The Green Cup Challenge has swept across campus, inspiring drastic action in dorms. The friendly competition challenges each dorm to reduce its energy usage by the most percentage points. Many dorms have instituted a complete blackout, some going as far as to unscrew the light switches from the wall. Students have resorted to doing their homework entirely by sunlight, flashlight, or even by the lamplight along the paths. Some dorms have unofficially enacted a rule that students only charge their devices in the library or in other campus buildings.
The fervor inspired by the Green Cup Challenge to save energy in any way possible has certainly resulted in a dramatic drop in energy consumption in various dorms. Eaton Cottage and Samaritan House both reduced energy consumption by over 30 percent during the challenge, more than any other dorm in their respective clusters. The Green Cup Challenge has also brought the often trite topic of environmental protection back into everyday conversation as students track the rankings online.
But in the midst of all the excitement generated by the challenge, it is important to move towards sustainable change over drastic change. Although living without lights may be one of the easiest ways to conserve power, it simply is not realistic to consistently live in total darkness. And although charging devices in other buildings may technically make it seem that dorms are reducing their energy consumption, the same amount of energy is still being used regardless of the location of the outlet.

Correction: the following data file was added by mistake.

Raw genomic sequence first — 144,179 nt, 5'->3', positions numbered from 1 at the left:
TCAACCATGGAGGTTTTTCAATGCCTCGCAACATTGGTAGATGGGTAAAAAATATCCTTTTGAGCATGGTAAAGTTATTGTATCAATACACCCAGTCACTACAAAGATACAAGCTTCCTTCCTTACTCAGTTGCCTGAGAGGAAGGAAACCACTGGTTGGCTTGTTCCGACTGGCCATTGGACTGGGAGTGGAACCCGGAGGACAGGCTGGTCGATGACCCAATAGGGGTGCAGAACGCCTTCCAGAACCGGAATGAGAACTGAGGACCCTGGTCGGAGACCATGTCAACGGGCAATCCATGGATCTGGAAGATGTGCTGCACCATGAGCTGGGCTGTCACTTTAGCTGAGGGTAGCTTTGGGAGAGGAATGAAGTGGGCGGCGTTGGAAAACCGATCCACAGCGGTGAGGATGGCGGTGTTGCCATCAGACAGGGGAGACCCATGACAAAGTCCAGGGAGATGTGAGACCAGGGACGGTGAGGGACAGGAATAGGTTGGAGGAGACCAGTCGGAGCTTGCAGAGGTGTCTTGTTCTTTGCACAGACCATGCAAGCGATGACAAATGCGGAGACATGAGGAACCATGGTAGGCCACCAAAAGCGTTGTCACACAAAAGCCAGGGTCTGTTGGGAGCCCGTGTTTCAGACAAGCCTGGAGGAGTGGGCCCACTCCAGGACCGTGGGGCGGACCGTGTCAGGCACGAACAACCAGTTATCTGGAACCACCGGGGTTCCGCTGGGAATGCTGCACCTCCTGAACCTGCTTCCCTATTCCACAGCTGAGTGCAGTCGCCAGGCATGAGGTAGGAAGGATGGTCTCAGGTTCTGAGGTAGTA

Sustainable change is moving beyond quick and drastic gimmicks in the name of results garnered in a short period of time. Sustainable change is paying attention to the little habits and permanently changing them, rather than just for the duration of a single challenge.
Focusing on more realistic goals such as unplugging chargers when not in use, turning off the lights, and taking shorter showers may not seem as glamorous, but they have the potential to have a bigger impact than radical measures that students are unable to replicate for the rest of the year. It may seem almost counterintuitive, but enacting lasting change can be more effective than enacting extreme change.
The Green Cup Challenge is an opportunity for students to reflect on their environmental footprint. This footprint still exists beyond the four weeks of the Green Cup Challenge, and it is now up to us to think of how we can enact lasting change. Achieving change through sensible actions rather than self imposed power outages will be the most effective antidote for the environment in the long run.
This editorial represents the views of The Phillipian, vol CXLI.